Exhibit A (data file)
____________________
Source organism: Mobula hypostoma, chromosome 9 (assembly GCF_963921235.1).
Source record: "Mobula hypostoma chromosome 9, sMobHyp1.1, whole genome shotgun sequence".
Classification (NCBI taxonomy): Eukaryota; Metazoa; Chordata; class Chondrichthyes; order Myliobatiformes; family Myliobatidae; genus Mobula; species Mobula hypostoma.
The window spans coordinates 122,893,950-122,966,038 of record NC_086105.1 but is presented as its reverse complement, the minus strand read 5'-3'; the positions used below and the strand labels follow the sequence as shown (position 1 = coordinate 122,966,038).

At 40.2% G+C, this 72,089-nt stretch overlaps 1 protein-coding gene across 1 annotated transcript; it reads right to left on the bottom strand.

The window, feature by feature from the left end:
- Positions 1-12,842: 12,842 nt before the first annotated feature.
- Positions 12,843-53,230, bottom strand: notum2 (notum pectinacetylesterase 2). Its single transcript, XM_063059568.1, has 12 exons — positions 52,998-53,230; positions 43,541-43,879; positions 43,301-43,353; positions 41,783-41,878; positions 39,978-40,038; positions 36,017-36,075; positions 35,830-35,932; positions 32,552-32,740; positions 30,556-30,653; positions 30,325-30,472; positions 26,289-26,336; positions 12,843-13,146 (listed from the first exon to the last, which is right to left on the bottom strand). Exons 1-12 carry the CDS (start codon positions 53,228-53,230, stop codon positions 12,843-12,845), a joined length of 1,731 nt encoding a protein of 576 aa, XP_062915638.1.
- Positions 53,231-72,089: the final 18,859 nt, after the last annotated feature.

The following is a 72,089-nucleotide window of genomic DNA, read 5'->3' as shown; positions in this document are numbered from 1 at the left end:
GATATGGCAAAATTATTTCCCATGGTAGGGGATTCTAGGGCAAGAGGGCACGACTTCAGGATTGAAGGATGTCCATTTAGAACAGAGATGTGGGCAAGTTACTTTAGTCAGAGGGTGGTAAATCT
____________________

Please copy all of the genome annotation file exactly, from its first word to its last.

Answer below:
Source organism: Mobula hypostoma, chromosome 9 (assembly GCF_963921235.1).
Source record: "Mobula hypostoma chromosome 9, sMobHyp1.1, whole genome shotgun sequence".
Classification (NCBI taxonomy): Eukaryota; Metazoa; Chordata; class Chondrichthyes; order Myliobatiformes; family Myliobatidae; genus Mobula; species Mobula hypostoma.
The window spans coordinates 122,893,950-122,966,038 of record NC_086105.1 but is presented as its reverse complement, the minus strand read 5'-3'; the positions used below and the strand labels follow the sequence as shown (position 1 = coordinate 122,966,038).

At 40.2% G+C, this 72,089-nt stretch overlaps 1 protein-coding gene across 1 annotated transcript; it reads right to left on the bottom strand.

The window, feature by feature from the left end:
- Positions 1-12,842: 12,842 nt before the first annotated feature.
- Positions 12,843-53,230, bottom strand: notum2 (notum pectinacetylesterase 2). Its single transcript, XM_063059568.1, has 12 exons — positions 52,998-53,230; positions 43,541-43,879; positions 43,301-43,353; positions 41,783-41,878; positions 39,978-40,038; positions 36,017-36,075; positions 35,830-35,932; positions 32,552-32,740; positions 30,556-30,653; positions 30,325-30,472; positions 26,289-26,336; positions 12,843-13,146 (listed from the first exon to the last, which is right to left on the bottom strand). Exons 1-12 carry the CDS (start codon positions 53,228-53,230, stop codon positions 12,843-12,845), a joined length of 1,731 nt encoding a protein of 576 aa, XP_062915638.1.
- Positions 53,231-72,089: the final 18,859 nt, after the last annotated feature.

The following is a 72,089-nucleotide window of genomic DNA, read 5'->3' as shown; positions in this document are numbered from 1 at the left end:
GATATGGCAAAATTATTTCCCATGGTAGGGGATTCTAGGGCAAGAGGGCACGACTTCAGGATTGAAGGATGTCCATTTAGAACAGAGATGTGGGCAAGTTACTTTAGTCAGAGGGTGGTAAATCT